Concave and Convex Cavity Walls – Roof Intersections
Author/Issuer: Cavity Tray Standards Added:
Be Aware of Deflection Behaviour
When a roofline intersects a concave or convex cavity wall, it presents the designer with an unusual problem. The actual angle at which the roof strikes the masonry varies throughout the intersection – it does not remain constant despite the roof itself being at a constant angle.
The above example illustrates the principle. Because the roof wraps around the wall, the angle changes and becomes for a brief moment horizontal at the lowest point of intersection. Thus the question arises of how best to externally flash and protect the structure against wet penetration?
Cavity Trays of Yeovil has experience in this specialised field and offers curved cavitrays to provide a ready-to-use warranted approach.
The dimension of each tray is individually and compositely computer calculated to take into account the arc of the wall and the masonry coursing. Curved cavitrays can be supplied with the lead flashing already attached.¹
Appropriate flashing dimensions are calculated to provide optimum weathering, deflection and overlap protection. This is an important consideration given the behaviour when wind driven rains are directed against a curved wall (unlike a flat surface). The effect of the concave or convex arc is to accentuate the water-wash being blownacross the curved surface. Provision must be made for weathering functionality into the direction of each lap as well as with the direction of the lap.²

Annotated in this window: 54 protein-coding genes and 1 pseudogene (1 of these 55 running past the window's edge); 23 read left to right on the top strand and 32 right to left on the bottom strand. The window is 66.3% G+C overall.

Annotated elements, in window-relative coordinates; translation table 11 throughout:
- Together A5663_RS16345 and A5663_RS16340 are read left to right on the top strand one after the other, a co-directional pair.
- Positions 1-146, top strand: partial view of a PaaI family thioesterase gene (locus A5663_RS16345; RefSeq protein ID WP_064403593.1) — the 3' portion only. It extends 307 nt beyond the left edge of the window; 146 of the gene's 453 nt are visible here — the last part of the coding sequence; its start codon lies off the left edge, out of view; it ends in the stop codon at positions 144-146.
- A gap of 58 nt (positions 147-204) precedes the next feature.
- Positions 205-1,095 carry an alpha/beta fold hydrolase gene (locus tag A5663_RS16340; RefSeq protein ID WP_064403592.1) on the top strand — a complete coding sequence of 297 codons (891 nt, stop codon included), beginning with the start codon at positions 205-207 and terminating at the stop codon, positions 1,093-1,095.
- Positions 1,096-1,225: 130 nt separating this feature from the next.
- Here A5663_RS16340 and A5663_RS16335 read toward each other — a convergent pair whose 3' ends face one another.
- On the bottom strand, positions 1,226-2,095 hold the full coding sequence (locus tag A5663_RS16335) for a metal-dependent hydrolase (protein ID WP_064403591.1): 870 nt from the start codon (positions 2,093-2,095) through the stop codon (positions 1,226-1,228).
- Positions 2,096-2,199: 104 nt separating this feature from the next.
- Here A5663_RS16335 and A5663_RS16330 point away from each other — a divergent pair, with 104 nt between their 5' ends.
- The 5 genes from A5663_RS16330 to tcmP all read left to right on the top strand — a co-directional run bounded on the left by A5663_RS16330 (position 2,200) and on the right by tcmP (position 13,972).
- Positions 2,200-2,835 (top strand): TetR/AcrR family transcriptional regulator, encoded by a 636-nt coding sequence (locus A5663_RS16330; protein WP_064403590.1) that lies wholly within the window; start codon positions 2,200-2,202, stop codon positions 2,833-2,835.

Wind and rain will not discriminate and both will be experienced.
Within the masonry wall the cavity requires protection and this is achieved with self-adjusting cavity upstand flaps that can take up the cavity width encountered whilst lapping to create a continuous barrier.
Curved Cavitrays as illustrated are manufactured only by Cavity Trays of Yeovil and are accompanied with a performance warranty for the protection and benefit of Architect, Builder and Client. The Company will take-off and schedule requirements.³
¹As long as the radius of masonry arc permits attached flashings to be lifted and handled during installation. Intense curves can require varied approach.
²Example: the concentration of water-wash traversing a sq metre of curved surface can (subject to the radius of the arc) increase by 200%, compared with a flat surface where the plane does not promote deflection (windscreen principle) in any direction other than flowing downwardly by gravitation.
³. Recessed pointing should not be employed as it acts as a conduit on the wall surface. Designers are recommended to finish with flush pointing.